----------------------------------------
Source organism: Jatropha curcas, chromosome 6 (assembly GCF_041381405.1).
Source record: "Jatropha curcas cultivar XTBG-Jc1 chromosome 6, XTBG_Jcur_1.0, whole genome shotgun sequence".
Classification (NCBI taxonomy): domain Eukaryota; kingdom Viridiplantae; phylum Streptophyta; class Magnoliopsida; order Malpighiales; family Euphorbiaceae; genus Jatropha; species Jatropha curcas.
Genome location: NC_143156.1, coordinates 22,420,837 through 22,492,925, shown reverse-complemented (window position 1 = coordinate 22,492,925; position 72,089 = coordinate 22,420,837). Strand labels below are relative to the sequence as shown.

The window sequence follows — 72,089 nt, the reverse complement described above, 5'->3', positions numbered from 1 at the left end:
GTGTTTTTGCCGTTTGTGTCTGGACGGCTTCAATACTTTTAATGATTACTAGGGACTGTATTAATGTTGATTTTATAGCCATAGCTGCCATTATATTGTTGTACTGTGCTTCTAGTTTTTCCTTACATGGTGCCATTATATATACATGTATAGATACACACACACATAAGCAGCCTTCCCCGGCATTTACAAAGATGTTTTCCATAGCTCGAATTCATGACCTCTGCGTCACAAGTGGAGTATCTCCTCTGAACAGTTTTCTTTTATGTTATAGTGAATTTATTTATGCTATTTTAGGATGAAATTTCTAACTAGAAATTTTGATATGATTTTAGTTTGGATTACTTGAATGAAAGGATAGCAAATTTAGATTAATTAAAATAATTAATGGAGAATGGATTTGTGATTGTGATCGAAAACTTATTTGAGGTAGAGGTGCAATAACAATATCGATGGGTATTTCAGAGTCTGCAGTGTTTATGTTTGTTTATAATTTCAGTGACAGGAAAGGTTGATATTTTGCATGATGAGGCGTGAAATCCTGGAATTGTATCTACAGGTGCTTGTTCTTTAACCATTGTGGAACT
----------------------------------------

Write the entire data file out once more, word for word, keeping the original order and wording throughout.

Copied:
Source organism: Jatropha curcas, chromosome 6 (assembly GCF_041381405.1).
Source record: "Jatropha curcas cultivar XTBG-Jc1 chromosome 6, XTBG_Jcur_1.0, whole genome shotgun sequence".
Classification (NCBI taxonomy): domain Eukaryota; kingdom Viridiplantae; phylum Streptophyta; class Magnoliopsida; order Malpighiales; family Euphorbiaceae; genus Jatropha; species Jatropha curcas.
Genome location: NC_143156.1, coordinates 22,420,837 through 22,492,925, shown reverse-complemented (window position 1 = coordinate 22,492,925; position 72,089 = coordinate 22,420,837). Strand labels below are relative to the sequence as shown.

The window sequence follows — 72,089 nt, the reverse complement described above, 5'->3', positions numbered from 1 at the left end:
GTGTTTTTGCCGTTTGTGTCTGGACGGCTTCAATACTTTTAATGATTACTAGGGACTGTATTAATGTTGATTTTATAGCCATAGCTGCCATTATATTGTTGTACTGTGCTTCTAGTTTTTCCTTACATGGTGCCATTATATATACATGTATAGATACACACACACATAAGCAGCCTTCCCCGGCATTTACAAAGATGTTTTCCATAGCTCGAATTCATGACCTCTGCGTCACAAGTGGAGTATCTCCTCTGAACAGTTTTCTTTTATGTTATAGTGAATTTATTTATGCTATTTTAGGATGAAATTTCTAACTAGAAATTTTGATATGATTTTAGTTTGGATTACTTGAATGAAAGGATAGCAAATTTAGATTAATTAAAATAATTAATGGAGAATGGATTTGTGATTGTGATCGAAAACTTATTTGAGGTAGAGGTGCAATAACAATATCGATGGGTATTTCAGAGTCTGCAGTGTTTATGTTTGTTTATAATTTCAGTGACAGGAAAGGTTGATATTTTGCATGATGAGGCGTGAAATCCTGGAATTGTATCTACAGGTGCTTGTTCTTTAACCATTGTGGAACT